On Fri, Feb 01, 2013 at 09:39:39AM +0100, Michael Haggerty wrote:
> On 01/30/2013 09:31 PM, John Keeping wrote:
> > On Wed, Jan 30, 2013 at 11:05:10AM +0100, Michael Haggerty wrote:
> >> [...] maybe we should establish a small Python library of
> >> compatibility utilities (like a small "six"). [...]
> >> But I haven't had time to think of where to put such a library, how to
> >> install it, etc.
> > If we want to go that route, I think restructuring the
> > "git_remote_helpers" directory and re-using its infrastructure for
> > installing the "Git Python modules" would be the way to go. The
> > directory structure would become something like this:
> > git/
> > `-- python/
> > |-- Makefile # existing file pulled out of git_remote_helpers
> > |-- < some new utility library >
> > |-- git_remote_helpers
> > | |-- __init__.py
> > | |-- git
> > | | |-- __init__.py
> > | | |-- exporter.py
> > | | |-- git.py
> > | | |-- importer.py
> > | | |-- non_local.py
> > | | `-- repo.py
> > | `-- util.py
> > |-- setup.cfg # existing file pulled out of git_remote_helpers
> > `-- setup.py # existing file pulled out of git_remote_helpers
> > It looks like the GitPython project as already taken the "git" module
> > name, so perhaps we should use "git_core" if we do introduce a new
> > module.
> >  http://pypi.python.org/pypi/GitPython
> This sounds reasonable. But not all Python code will go under the
> "python" subdirectory, right? For example, I am working on a Python
> script that fits thematically under contrib/hooks.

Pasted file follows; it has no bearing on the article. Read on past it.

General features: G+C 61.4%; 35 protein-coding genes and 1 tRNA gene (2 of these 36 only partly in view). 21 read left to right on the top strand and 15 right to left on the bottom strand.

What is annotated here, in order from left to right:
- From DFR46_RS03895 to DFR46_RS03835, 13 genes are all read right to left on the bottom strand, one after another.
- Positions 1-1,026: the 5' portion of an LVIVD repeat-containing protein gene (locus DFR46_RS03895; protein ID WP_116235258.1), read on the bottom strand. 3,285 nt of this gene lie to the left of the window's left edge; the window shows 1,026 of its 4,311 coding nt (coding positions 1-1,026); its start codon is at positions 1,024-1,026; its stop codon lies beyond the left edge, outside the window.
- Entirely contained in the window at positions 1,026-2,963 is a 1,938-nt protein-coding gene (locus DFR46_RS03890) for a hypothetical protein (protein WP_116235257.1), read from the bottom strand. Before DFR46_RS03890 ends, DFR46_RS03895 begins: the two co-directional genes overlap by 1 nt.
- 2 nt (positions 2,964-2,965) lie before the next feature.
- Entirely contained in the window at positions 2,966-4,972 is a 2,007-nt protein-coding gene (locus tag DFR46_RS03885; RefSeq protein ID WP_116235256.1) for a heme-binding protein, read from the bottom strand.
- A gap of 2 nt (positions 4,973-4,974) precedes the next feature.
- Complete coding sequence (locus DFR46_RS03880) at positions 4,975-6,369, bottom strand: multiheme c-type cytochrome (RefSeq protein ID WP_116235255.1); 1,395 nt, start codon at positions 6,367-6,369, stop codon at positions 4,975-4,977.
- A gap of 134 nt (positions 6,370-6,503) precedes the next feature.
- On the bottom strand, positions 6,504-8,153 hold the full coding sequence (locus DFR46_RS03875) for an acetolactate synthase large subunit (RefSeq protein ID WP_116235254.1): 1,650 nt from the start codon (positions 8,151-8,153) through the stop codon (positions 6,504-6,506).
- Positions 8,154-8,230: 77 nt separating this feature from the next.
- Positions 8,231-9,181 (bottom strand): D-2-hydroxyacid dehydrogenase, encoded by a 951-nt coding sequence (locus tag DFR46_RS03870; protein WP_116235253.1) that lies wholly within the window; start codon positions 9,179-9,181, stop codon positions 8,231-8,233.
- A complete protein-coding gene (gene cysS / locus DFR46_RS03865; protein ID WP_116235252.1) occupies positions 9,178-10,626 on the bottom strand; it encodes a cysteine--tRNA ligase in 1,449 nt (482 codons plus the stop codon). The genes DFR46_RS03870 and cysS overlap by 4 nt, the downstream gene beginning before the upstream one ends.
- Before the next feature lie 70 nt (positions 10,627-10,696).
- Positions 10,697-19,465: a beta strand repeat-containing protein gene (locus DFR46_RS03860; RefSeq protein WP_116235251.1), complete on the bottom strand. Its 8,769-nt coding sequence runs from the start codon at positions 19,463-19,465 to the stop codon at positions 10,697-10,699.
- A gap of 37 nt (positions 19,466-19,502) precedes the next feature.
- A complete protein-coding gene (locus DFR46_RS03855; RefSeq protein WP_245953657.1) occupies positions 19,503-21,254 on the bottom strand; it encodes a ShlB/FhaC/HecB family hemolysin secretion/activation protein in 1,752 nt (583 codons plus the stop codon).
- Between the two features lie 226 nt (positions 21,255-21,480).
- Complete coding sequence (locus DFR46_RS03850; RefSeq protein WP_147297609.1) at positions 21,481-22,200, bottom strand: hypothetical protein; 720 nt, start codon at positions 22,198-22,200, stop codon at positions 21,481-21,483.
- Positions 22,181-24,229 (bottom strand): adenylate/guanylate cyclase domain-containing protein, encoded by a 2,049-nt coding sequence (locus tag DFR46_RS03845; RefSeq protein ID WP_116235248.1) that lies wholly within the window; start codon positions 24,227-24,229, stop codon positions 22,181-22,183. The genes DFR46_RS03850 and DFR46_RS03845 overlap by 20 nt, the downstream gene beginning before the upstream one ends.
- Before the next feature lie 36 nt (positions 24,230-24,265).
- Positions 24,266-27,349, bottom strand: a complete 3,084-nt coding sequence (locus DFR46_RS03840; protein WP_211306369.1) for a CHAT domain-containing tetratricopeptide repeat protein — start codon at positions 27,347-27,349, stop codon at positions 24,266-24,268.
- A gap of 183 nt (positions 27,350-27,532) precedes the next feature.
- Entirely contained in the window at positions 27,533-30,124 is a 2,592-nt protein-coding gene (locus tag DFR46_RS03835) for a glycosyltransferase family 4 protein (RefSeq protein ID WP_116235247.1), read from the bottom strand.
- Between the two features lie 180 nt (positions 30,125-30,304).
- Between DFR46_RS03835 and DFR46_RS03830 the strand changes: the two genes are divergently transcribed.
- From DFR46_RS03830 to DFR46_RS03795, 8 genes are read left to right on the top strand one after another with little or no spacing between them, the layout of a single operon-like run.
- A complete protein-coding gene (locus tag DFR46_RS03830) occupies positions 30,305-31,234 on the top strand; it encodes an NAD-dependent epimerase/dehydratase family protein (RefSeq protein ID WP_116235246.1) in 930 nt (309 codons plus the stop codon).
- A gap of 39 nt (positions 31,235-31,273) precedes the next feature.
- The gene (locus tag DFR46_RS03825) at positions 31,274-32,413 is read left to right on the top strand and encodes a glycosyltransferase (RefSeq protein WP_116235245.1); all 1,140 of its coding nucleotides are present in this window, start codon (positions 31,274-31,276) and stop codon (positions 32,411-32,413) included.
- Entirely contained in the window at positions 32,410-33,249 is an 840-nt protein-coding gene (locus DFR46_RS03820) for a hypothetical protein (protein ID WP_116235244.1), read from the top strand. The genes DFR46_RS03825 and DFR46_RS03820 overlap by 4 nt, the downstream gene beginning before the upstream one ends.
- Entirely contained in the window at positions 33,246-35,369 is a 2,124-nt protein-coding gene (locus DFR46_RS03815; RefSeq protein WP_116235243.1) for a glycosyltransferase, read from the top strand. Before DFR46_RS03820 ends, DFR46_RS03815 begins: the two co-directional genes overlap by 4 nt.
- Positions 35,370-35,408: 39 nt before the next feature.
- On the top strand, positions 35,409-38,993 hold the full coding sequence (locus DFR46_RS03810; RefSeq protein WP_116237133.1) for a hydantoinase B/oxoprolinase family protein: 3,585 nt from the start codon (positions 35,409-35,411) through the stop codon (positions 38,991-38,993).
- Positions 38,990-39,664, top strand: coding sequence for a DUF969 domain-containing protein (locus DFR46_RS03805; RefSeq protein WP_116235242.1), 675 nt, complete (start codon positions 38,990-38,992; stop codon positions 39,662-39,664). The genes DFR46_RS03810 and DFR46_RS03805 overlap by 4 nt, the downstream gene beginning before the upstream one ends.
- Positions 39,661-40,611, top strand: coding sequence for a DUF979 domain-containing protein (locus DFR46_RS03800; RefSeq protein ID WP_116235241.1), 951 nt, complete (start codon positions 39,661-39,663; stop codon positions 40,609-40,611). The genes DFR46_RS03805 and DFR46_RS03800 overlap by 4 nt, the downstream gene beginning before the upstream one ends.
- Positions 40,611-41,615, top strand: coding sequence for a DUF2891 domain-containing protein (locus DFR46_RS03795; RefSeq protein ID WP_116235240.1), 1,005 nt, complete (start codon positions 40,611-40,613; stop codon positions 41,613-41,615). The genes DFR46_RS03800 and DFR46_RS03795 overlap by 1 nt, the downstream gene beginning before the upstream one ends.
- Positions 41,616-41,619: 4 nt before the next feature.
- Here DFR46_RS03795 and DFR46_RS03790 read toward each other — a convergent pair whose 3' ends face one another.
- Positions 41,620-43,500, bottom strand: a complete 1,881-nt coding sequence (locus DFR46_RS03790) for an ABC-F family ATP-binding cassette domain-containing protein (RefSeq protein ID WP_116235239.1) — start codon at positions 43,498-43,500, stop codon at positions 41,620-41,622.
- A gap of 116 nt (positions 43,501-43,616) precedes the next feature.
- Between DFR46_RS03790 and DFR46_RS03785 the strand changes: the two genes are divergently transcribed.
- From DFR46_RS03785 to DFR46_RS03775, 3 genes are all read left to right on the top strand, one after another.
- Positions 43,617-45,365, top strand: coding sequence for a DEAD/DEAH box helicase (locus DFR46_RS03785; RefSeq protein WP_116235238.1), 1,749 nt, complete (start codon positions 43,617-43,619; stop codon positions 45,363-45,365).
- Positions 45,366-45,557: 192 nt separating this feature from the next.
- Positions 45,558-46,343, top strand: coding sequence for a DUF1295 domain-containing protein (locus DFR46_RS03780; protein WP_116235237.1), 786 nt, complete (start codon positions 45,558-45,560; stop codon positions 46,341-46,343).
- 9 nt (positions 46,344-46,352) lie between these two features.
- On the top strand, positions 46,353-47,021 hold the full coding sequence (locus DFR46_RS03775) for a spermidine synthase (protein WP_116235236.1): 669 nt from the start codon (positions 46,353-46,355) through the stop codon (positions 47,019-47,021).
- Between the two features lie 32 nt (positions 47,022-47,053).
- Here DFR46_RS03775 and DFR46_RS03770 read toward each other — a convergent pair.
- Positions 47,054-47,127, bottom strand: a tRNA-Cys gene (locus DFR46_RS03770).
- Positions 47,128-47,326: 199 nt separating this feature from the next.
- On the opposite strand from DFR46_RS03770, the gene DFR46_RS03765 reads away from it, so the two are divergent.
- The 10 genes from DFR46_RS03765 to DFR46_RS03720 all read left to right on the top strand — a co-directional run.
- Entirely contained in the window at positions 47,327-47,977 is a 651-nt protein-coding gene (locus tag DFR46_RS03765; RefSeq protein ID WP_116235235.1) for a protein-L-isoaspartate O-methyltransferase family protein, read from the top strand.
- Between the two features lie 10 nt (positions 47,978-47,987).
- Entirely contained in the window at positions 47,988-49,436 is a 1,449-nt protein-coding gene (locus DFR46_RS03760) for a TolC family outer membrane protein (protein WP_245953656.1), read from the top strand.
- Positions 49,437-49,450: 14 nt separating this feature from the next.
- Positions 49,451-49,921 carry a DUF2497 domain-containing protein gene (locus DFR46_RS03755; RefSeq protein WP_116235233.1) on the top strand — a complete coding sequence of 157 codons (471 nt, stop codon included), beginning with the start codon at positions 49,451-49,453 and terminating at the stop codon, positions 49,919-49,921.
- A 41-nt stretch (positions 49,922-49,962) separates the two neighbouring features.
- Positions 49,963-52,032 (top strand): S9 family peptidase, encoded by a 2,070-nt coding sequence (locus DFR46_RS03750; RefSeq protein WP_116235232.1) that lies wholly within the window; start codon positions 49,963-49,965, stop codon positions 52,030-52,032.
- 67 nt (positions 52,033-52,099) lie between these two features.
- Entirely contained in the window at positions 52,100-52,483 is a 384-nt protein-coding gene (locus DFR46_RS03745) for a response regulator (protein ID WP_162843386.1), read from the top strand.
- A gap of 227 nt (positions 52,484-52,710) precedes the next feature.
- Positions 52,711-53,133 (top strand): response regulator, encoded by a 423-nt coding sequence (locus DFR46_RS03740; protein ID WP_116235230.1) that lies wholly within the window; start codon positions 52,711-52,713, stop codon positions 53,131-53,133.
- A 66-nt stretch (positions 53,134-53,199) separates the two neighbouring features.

I was thinking of it as analagous with the "perl" directory that
currently exists. So the "python" directory will contain library code
but scripts can live wherever is most appropriate.
One way of looking at it is: could the user want to have this installed
for all available versions of Python? For a script, the answer is "no"
because they will call it and it will just run. For libraries, you want
them to be available with whatever Python interpreter you happen to be
running (assuming that it is a version supported by the library).
> OTOH (I'm thinking aloud here) it is probably a bad idea for a hook
> script to depend on a Python module that is part of git itself. Doing
> so would make the hook script depend on a particular version of git (or
> at least a version with a compatible Python module). But users might be
> reluctant to upgrade git just to install a hook script.
I don't think such a dependency is a bad idea in the longer term. If a
"Git Python library" is developed, then at some point most people who
have Git installed will have some version of that library - it becomes a
case of perhaps wanting to limit yourself to some subset of the library
rather than just not using it.
In fact, git_remote_helpers has been available since Git 1.7.0 and
contains a lot of functionality that is more generic than its name
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